Students get break in SD Tuesdays
Student Development hosts “Student Development Tuesdays” to give students a chance to take a small break from classes and unwind with their peers.
“As an undergraduate student, I was very involved with programming board and helped install Thursday night events,” said Jessica Short, a Student Development graduate assistant. “We saw the benefits of series, consistent programming and wanted to give students more.”
“SD Tuesdays” is held every Tuesday from 11 a.m. to 1 p.m. in the Henry Student Center lounge. The specific event that takes place differs every week based on student interest and other events taking place on campus.
“Student Development picks an activity from the suggestion box located on the student information desk in the SUB and runs the event for students to have fun,” said Samantha Earley, an active member of Student Development.
“We provide a variety of experiences for students to take part in,” Short said. “Quite a few of our events have involved getting to know the campus and university staff better, which has been surprisingly beneficial for students in any year.”
This past week, Student Development hosted “Wilkes Pride Day.” It was an afternoon that allowed Wilkes students to show their school spirit and get pumped up about the basketball game that was taking place that evening against King’s College. Some students had created posters to take to the game while others painted Wilkes’ colors on windows in the SUB.
“Wilkes Pride Day is a day to celebrate colonel pride,” Earley said. “There are activities to show your support for the Wilkes versus King’s game.”
The next SD Tuesday event is scheduled for March 11 and is being called “Student Choice Day.” The details of the event will be a surprise, so keep eyes and ears out for further information.
Amanda Kornak, Correspondent
Lecture discusses ‘Future Trends’
The Allan P. Kirby Lecture Series will present a lecture on the topic of trends in the future at 7:30 p.m. Tuesday, Feb. 25, in the Dorothy Dickson Darte Center. “Why Future Trends will Demand Unlearning” will feature Jack Uldrich, a renowned global futurist and the author of 11 books.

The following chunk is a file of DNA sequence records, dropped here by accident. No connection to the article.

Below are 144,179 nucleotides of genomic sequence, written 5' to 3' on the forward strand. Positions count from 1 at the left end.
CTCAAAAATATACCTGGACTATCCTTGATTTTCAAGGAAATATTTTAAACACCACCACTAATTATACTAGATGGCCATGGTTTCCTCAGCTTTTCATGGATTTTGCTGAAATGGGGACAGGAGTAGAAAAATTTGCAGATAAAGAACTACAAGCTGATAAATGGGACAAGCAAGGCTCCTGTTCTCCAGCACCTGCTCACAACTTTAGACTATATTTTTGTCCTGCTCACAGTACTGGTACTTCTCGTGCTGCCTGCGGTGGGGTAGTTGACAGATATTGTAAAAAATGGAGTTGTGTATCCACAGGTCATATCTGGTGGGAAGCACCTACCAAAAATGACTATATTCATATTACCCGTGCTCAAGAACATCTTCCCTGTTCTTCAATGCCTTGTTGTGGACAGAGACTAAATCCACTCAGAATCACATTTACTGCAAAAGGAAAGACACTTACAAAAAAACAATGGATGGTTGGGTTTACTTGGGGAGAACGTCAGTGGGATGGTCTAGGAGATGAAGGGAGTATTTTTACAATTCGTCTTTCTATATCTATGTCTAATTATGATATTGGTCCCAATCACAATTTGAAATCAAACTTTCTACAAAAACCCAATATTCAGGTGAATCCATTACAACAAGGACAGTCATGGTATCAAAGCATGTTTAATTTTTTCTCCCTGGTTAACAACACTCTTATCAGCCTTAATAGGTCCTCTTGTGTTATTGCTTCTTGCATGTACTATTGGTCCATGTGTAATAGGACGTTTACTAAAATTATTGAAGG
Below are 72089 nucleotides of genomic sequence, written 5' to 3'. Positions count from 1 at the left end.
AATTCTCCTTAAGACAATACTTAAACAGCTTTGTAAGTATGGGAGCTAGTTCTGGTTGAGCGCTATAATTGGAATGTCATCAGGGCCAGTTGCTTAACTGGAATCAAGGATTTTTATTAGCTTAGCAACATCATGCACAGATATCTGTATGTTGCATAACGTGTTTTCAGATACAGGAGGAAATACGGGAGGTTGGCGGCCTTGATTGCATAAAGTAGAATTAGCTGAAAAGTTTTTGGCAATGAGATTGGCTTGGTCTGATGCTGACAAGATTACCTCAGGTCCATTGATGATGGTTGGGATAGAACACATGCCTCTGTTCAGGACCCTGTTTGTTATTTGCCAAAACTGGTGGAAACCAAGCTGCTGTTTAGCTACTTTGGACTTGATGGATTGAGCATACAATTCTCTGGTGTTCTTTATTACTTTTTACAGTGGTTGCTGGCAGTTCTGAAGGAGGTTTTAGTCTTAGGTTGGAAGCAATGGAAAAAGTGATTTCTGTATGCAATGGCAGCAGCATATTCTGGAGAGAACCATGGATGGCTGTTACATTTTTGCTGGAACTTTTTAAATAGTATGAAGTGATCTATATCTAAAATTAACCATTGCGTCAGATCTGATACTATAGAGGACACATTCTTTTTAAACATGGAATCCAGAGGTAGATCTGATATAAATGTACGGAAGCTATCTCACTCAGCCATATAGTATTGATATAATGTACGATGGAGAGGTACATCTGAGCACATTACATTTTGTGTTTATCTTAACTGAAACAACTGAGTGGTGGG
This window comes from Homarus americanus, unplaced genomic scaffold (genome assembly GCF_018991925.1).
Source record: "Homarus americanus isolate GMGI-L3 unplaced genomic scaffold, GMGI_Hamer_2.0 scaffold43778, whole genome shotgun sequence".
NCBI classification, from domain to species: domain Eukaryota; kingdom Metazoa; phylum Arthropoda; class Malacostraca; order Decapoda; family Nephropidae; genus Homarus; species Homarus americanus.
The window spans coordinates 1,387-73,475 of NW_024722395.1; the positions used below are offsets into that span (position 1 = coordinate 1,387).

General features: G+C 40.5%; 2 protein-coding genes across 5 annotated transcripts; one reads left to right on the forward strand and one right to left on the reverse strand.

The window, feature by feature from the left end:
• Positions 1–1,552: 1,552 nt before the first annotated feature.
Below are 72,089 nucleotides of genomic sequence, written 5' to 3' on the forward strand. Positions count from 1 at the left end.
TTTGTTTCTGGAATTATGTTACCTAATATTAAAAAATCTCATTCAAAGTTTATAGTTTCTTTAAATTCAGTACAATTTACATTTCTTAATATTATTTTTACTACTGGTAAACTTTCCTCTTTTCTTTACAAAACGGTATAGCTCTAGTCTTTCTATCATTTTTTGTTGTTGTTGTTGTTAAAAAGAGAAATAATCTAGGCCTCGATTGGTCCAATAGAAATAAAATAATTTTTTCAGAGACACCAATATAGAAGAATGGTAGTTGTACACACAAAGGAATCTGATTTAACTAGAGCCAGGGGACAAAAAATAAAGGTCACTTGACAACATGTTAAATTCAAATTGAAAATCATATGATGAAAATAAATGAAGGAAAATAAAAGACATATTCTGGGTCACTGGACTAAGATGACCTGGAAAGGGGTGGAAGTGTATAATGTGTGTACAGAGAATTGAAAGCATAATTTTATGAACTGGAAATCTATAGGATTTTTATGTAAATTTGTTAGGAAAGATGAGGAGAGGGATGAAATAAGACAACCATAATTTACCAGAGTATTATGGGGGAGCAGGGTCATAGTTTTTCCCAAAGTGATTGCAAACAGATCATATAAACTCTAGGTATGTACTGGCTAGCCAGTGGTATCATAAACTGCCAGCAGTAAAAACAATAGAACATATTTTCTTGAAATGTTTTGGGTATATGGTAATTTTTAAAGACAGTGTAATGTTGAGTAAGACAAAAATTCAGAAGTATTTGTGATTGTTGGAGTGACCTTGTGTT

Free chlamydia, gonorrhea testing
The Health and Wellness Services invite students to free chlamydia and gonorrhea testing from 1 a.m. to 1 p.m. Feb 25 in Passan Hall. The tests are provided by Caring Communities. For questions, call 570 408- 4730. Other dates in the semester are March 24 and April 24.
Wilkes student video contest
Students can enter to make a creative video about some aspect of Wilkes University. The entries are judged and the two best overall video essays will win cash prizes of $500 for 1st place and $250 for 2nd place. Winning videos will be placed on Wilkes University’s YouTube page and be promoted to incoming students. An optional question and answer session will be held from 11 to 11:30 a.m. Feb. 28 in UCOM, room 229. The Intent to Compete form must be submitted by Feb. 28. For more information go to http://www.wilkes.edu/videocontest.
Forum Presents Boss Lincoln’
The Family Businss Forum presents “Boss Lincoln: Understanding Abraham Lincoln’s Partisan Leadership” at 5:30 p.m. Wednesday, March 5, in the Henry Student Center Ballroom, Matthew Pinsker, will present. To RSVP, contact Lanie Jordan at [email protected] or call 570 408-2120 for more information.
Relay for Life Yankee Candle Fundraiser
Yankee Candles are on sale to support Relay for Life. This year, there is an option of online sales. Go to YankeeCandleFundraising.com and use group number: 990048151 to place the order. Relay for Life will receive 40 percent. Candle orders are shipped directly to buyer, so there is no picking up orders on campus. Sale ends on March 15. For questions, contact Justin Davis at [email protected]
InfoDesk seeks campus events updates
If any department/organization is hosting an event outside of the Henry Student Center, send an email to [email protected] with time/date/location/title of the event. The Info Desk has been getting questions about campus events that cannot be answered due to lack of information.